Homily for Dec. 26, Sunday in the Octave of Christmas: the Feast of the Holy Family
Today is not just the day after Christmas; it’s the Feast of the Holy Family, of Mary, Joseph, and Jesus together, as we see them in Bethlehem.
The Gospel reading shows us right away that the Holy Family was not exempt from difficulties. We already know that it started on the wrong foot, when Joseph found out that Mary was pregnant and suspected that she had been unfaithful. It took an angel’s message to help him understand that Jesus was the Son of God and not the child of infidelity. With that misunderstanding out of the way, Mary and Joseph had to travel to Bethlehem and couldn’t find a place to stay, so they had to spend the night – and give birth to Jesus – in a stable. Then, King Herod was afraid that Jesus will be a political rival and wanted to kill Him; once again, an angel had to intervene to save the day. Only after a time of living as refugees in Egypt were they able to settle in Nazareth again.
But all this hardship didn’t break up the Holy Family; it brought them closer together. They only survived because they were watching out for each other, and were willing to listen to and learn from God and each other. Joseph became a strong husband and father because he was humble, and was able to recognize and respect God’s plan in Mary’s pregnancy and in the messages of the angels. Mary was able to fulfill her role as a mother because she acknowledged God working through Joseph to guide and protect her from the dangers that threatened them. Both Mary and Joseph were united and motivated by their mission to raise Jesus, the Divine Child that God had given them. And Jesus, though the Son of God, Wisdom and Power incarnate, was also a trusting child who – as much as He was able – obeyed His parents and learned from them.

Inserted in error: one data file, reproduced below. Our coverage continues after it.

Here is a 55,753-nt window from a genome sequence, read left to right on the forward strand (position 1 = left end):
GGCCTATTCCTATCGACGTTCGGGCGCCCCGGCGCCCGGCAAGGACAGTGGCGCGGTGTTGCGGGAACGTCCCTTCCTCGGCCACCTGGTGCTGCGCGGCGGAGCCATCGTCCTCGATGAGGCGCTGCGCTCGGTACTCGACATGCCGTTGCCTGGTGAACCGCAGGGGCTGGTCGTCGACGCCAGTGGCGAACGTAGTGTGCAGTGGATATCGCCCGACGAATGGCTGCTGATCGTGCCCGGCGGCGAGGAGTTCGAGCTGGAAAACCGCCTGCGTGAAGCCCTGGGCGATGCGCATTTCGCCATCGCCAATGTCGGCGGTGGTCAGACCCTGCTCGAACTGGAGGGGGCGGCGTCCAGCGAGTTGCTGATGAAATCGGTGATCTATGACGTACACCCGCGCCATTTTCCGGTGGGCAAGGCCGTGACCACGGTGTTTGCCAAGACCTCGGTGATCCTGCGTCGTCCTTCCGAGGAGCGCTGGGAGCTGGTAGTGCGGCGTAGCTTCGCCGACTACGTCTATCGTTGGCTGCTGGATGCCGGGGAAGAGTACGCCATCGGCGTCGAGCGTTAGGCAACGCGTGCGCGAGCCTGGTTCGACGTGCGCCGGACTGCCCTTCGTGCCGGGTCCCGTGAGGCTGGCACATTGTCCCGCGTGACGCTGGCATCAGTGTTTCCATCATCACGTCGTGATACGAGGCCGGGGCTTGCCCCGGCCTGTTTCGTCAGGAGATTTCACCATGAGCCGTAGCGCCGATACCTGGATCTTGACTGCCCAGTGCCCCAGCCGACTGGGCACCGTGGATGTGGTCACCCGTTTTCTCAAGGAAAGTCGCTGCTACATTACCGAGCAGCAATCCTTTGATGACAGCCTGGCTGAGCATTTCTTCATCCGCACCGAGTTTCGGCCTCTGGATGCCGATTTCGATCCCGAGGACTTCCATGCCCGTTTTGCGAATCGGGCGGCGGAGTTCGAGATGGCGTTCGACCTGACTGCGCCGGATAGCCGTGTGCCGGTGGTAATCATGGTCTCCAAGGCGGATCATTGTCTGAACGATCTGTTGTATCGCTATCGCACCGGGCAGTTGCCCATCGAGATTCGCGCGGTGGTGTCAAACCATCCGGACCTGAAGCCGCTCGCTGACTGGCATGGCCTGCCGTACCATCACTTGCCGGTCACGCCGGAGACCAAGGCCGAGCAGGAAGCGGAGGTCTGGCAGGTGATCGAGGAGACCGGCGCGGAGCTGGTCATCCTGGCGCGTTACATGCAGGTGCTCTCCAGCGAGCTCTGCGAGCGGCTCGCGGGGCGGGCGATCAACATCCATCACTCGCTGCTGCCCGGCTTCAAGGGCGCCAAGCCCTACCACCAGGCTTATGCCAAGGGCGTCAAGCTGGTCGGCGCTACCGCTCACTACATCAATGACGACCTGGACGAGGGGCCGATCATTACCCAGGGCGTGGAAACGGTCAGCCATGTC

The Holy Family is the model for us to follow. The first and second readings highlight this mutual love, respect, attention, and forgiveness that Mary, Joseph and Jesus lived. They passed through rough times, but were faithful to the end. Family life is difficult even for the ideal family. Not everyone has the model traditional family; often our family histories are more convoluted and messy than we’d like, but we are responsible for doing our best to live up to God’s plan in our own lives, regardless of difficulties.
No matter how we got where we are today, what matters most is that we love and respect each other and are united in God’s grace through prayer and the sacraments. Misunderstandings are to be resolved not through conflict, but through patience, prayer and forgiveness. We need to watch out for each other, to listen to each other, and to respect how God works in our family members, whether in their authority as a parent, their loving insight as a spouse, or their frankness and dependence as a child. We need to give ourselves completely to each other, whether as spouses who need support and communication, as parents to our children with their need for attention, guidance, and legitimate self-determination, or as children to our parents who need our cooperation, respect and contribution to household upkeep.
Let us pray for all families, especially those who are struggling, and for all families who are separated because of work, military service, or discord. May the Holy Family help us all to be our own kind of holy families, united to God and each other.